Supreme Court Rules Public Officials May Be Sued for Blocking People on Social Media

President Trump’s former Twitter account wasn’t among the cases the Supreme Court decided Friday over blocking constituents on social media – but his tweets were a proverbial elephant in the courtroom.

The court ruled unanimously that members of the public can, in some circumstances, sue public officials who “block” them on social media platforms. The two cases in question did not involve the 45th president, but his use of Twitter during his term in the White House provided a backdrop for the arguments, NBC News reported.

The decision came in disputes between a city manager in Michigan and a constituent, and between a Southern California school board member and parents of a student in the district. The court said both cases must be sent back to lower courts to apply the new legal test, which determined that officials can be considered “state actors” when they use social media for government purposes, and can therefore be sued if they block or mute a member of the public.

The ruling applies even when the official is using a personal social media account, as long as the account has also been used to disseminate official information in the past.

“In the run-of-the-mill case, state action is easy to spot,” Justice Amy Coney Barrett wrote in the decision, noting that “courts do not ordinarily pause to consider” whether the law that defines action on behalf of the government applies, for example, to police officers, public schools, or prison officials. “Sometimes, however, the line between private conduct and state action is difficult to draw,” Barrett wrote, including when social media use is in question.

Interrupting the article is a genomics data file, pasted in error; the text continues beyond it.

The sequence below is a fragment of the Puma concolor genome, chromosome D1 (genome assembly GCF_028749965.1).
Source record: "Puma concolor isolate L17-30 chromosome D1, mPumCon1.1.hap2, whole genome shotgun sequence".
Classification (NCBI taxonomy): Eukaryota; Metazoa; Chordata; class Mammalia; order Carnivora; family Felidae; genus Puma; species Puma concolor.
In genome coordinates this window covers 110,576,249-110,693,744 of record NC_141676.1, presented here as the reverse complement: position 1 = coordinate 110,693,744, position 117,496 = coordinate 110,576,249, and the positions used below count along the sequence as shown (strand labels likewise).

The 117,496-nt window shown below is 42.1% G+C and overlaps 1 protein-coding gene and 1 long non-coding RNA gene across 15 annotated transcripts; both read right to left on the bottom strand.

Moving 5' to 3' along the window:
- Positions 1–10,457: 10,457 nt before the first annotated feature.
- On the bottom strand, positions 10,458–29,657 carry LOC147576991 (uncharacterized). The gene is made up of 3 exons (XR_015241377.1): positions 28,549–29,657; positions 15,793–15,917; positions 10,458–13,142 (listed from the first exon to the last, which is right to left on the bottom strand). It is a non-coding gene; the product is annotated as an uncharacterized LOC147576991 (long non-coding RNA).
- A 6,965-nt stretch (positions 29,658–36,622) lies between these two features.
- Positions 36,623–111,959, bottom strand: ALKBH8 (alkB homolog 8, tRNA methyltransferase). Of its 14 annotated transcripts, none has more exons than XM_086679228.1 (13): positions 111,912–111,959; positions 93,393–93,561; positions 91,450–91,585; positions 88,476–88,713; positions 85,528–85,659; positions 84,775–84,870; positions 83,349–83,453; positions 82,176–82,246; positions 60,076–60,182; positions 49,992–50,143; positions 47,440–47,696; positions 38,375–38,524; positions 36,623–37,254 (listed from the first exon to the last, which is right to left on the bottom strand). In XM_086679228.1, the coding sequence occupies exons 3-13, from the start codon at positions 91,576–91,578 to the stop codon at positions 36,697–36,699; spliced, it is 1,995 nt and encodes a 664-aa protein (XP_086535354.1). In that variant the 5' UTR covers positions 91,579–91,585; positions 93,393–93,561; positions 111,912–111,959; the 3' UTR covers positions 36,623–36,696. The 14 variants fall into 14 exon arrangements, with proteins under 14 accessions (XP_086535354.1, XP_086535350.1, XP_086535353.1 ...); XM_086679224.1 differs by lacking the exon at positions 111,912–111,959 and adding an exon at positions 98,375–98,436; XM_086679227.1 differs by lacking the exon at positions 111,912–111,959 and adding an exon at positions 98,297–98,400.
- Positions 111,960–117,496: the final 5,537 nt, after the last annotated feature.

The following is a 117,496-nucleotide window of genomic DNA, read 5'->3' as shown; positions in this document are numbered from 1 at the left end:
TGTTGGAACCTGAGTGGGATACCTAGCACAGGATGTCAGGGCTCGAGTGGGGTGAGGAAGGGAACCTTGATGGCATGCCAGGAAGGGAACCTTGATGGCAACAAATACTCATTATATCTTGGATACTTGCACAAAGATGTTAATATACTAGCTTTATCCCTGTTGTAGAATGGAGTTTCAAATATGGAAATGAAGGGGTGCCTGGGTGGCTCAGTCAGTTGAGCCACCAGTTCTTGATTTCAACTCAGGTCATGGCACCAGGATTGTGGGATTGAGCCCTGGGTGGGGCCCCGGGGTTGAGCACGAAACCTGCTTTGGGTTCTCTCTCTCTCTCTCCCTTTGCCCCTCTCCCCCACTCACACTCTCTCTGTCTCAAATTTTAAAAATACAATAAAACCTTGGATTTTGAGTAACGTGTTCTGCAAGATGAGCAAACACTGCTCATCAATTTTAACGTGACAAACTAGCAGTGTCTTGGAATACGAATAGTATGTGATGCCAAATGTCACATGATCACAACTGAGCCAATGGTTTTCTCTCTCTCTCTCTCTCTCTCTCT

The distinction “turns on substance, not labels,” she wrote, noting that private individuals can act with the authority of the government and also that government officials have private, personal lives and their own constitutional rights, “including the First Amendment right to speak about their jobs and exercise editorial control over speech and speakers on their personal platforms.”

But when a public official is using social media, Barrett wrote, if the person has actual authority and was attempting to exercise that authority with a post, that would place the communication under the official banner, which means the government employees cannot prevent members of the public from engaging in discussion.

The two officials in the cases are low-level government employees, but the ruling will apply to all public officials who engage with the public via social media.

During arguments before the court in October, NBC noted, Trump’s use of the platform known as Twitter while he was in office was frequently mentioned.

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